New York

Ferdinand Hodler, The Sick Valentine Godé-Darel, 1914, oil on canvas,18 1/2 x 15 3/4".

New York

“Ferdinand Hodler: View to Infinity”

Neue Galerie New York
1048 Fifth Avenue
September 20, 2012–January 7, 2013

Curated by Jill Lloyd and Ulf Küster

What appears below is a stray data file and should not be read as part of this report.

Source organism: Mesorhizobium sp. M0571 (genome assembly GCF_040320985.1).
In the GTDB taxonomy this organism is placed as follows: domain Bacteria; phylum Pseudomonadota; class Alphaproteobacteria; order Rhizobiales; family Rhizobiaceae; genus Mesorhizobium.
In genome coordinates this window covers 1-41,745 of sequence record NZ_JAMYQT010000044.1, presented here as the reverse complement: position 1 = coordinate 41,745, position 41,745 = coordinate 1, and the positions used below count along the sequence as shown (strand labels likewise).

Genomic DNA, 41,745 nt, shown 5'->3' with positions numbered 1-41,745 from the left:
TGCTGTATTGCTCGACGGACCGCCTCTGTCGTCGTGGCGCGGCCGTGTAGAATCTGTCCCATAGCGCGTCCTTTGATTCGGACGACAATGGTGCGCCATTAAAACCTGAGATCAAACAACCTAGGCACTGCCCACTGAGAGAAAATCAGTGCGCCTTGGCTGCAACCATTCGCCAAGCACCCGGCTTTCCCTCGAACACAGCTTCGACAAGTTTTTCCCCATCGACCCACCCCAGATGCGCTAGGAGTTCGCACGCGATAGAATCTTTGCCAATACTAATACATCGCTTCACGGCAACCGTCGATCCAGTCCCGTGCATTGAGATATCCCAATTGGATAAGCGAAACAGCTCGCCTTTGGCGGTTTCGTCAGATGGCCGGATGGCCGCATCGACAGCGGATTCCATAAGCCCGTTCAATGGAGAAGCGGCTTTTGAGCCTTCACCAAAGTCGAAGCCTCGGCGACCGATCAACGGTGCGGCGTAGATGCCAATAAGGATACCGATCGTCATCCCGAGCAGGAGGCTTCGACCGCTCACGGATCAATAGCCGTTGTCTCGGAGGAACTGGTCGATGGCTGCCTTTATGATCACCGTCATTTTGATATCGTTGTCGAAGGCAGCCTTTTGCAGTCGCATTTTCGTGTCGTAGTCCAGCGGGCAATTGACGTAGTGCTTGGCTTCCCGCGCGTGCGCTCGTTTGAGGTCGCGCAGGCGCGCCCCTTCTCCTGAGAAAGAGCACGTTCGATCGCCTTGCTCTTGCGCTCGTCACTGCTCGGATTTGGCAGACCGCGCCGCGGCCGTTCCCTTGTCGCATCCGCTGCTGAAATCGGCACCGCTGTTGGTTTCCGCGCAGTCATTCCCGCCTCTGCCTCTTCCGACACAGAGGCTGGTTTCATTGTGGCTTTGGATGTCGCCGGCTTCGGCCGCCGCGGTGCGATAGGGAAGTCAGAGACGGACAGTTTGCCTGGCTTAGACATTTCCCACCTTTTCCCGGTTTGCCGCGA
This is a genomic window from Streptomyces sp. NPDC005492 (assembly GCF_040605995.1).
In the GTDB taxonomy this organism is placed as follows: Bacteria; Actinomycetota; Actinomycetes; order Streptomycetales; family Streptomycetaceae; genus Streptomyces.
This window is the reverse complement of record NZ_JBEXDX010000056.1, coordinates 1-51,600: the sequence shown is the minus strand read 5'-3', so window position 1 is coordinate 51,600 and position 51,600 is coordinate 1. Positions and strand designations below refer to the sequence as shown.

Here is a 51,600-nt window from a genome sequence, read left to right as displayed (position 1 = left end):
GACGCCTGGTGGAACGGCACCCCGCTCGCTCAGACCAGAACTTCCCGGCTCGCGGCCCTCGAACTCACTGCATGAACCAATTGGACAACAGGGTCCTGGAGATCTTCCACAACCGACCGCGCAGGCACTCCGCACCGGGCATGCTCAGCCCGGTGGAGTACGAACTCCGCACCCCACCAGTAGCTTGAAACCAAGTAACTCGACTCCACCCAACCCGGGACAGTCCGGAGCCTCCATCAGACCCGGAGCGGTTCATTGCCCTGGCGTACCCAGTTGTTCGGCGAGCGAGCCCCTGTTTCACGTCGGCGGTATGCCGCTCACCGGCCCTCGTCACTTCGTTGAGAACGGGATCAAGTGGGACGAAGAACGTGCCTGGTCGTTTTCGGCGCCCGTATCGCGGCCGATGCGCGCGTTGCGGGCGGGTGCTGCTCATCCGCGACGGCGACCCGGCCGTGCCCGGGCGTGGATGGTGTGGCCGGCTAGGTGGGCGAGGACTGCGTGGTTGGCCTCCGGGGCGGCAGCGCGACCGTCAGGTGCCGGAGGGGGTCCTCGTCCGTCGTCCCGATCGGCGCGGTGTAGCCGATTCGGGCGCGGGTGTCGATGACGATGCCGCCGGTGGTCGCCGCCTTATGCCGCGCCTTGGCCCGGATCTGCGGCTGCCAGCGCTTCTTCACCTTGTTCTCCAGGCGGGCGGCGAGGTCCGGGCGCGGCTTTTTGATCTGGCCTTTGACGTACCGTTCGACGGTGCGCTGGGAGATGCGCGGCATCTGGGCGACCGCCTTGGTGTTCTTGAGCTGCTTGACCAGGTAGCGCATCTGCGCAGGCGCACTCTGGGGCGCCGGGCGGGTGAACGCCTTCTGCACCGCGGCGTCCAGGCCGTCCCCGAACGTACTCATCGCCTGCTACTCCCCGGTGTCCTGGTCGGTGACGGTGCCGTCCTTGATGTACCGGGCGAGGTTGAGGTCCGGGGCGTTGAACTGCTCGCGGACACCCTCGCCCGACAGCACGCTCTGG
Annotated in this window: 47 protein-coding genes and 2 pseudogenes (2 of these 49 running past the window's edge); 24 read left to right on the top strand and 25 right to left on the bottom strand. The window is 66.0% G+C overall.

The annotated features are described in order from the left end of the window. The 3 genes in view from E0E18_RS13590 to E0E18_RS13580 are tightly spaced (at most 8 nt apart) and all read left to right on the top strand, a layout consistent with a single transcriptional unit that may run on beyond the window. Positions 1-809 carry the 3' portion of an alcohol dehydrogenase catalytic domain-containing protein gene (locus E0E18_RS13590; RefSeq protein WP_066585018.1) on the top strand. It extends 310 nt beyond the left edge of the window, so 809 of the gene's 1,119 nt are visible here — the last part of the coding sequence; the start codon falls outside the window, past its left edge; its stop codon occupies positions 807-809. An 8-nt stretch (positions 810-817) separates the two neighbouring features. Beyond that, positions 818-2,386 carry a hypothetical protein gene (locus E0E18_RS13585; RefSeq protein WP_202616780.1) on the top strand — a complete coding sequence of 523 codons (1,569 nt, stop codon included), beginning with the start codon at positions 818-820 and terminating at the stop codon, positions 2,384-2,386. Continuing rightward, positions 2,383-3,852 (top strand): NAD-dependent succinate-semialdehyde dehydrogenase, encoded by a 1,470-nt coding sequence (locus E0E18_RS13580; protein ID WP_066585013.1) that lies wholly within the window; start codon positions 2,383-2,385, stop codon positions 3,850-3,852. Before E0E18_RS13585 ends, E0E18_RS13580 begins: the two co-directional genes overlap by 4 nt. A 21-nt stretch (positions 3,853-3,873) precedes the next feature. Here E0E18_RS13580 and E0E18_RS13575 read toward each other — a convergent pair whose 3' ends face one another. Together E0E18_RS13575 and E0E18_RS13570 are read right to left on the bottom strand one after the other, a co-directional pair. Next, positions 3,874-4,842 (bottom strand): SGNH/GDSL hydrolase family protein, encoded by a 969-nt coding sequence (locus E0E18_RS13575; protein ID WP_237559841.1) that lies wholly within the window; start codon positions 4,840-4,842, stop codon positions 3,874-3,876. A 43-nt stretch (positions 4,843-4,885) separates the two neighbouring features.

The work of Ferdinand Hodler (1853–1918) embodies fin de siècle contradictions like that of few other painters. Fluidly mixing Symbolism, Art Nouveau, Expressionism, and naturalism, Hodler’s style offered an international vocabulary that also revealed a deep attachment to his native Switzerland. His paintings illustrate the alienation of the individual under the modern collective order, with figures frozen in haunting landscapes and rigidly parallel groupings. This fall, the Neue Galerie will mount the largest Hodler retrospective ever assembled in this country, comprising eighty-five of his works—paintings and drawings made between 1889 and 1918—and augmented by photographs of the artist taken by Gertrud Dübi-Müller, furniture designed by Josef Hoffmann for Hodler’s apartment, and a catalogue with essays by Ulf Küster and Jill Lloyd (the show’s curators), Oskar Bätschmann, Alessandra Comini, Sharon Hirsh, Paul Müller, and Peter Pfrunder.